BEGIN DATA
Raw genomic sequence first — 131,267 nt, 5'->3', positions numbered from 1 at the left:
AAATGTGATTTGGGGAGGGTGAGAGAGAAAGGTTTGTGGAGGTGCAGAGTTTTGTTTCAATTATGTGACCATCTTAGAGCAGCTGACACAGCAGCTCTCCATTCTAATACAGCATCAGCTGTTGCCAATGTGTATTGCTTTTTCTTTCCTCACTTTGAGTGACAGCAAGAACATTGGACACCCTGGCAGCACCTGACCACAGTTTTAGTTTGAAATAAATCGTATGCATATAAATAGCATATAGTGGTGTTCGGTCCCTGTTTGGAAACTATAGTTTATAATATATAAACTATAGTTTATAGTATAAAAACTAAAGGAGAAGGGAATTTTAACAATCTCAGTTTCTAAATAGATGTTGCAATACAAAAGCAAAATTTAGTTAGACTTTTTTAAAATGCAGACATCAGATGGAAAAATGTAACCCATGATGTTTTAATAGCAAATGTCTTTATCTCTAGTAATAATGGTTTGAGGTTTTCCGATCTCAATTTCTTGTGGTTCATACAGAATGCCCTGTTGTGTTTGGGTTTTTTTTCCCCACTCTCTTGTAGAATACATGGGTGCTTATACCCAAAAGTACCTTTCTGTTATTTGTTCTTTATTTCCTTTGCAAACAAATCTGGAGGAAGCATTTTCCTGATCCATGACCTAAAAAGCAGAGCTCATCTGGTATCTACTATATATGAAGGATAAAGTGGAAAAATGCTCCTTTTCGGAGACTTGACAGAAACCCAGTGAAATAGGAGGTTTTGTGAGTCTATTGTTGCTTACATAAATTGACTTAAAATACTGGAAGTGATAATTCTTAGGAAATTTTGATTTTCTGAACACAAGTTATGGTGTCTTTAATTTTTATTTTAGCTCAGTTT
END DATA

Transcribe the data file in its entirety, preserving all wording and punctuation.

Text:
Raw genomic sequence first — 131,267 nt, 5'->3', positions numbered from 1 at the left:
AAATGTGATTTGGGGAGGGTGAGAGAGAAAGGTTTGTGGAGGTGCAGAGTTTTGTTTCAATTATGTGACCATCTTAGAGCAGCTGACACAGCAGCTCTCCATTCTAATACAGCATCAGCTGTTGCCAATGTGTATTGCTTTTTCTTTCCTCACTTTGAGTGACAGCAAGAACATTGGACACCCTGGCAGCACCTGACCACAGTTTTAGTTTGAAATAAATCGTATGCATATAAATAGCATATAGTGGTGTTCGGTCCCTGTTTGGAAACTATAGTTTATAATATATAAACTATAGTTTATAGTATAAAAACTAAAGGAGAAGGGAATTTTAACAATCTCAGTTTCTAAATAGATGTTGCAATACAAAAGCAAAATTTAGTTAGACTTTTTTAAAATGCAGACATCAGATGGAAAAATGTAACCCATGATGTTTTAATAGCAAATGTCTTTATCTCTAGTAATAATGGTTTGAGGTTTTCCGATCTCAATTTCTTGTGGTTCATACAGAATGCCCTGTTGTGTTTGGGTTTTTTTTCCCCACTCTCTTGTAGAATACATGGGTGCTTATACCCAAAAGTACCTTTCTGTTATTTGTTCTTTATTTCCTTTGCAAACAAATCTGGAGGAAGCATTTTCCTGATCCATGACCTAAAAAGCAGAGCTCATCTGGTATCTACTATATATGAAGGATAAAGTGGAAAAATGCTCCTTTTCGGAGACTTGACAGAAACCCAGTGAAATAGGAGGTTTTGTGAGTCTATTGTTGCTTACATAAATTGACTTAAAATACTGGAAGTGATAATTCTTAGGAAATTTTGATTTTCTGAACACAAGTTATGGTGTCTTTAATTTTTATTTTAGCTCAGTTT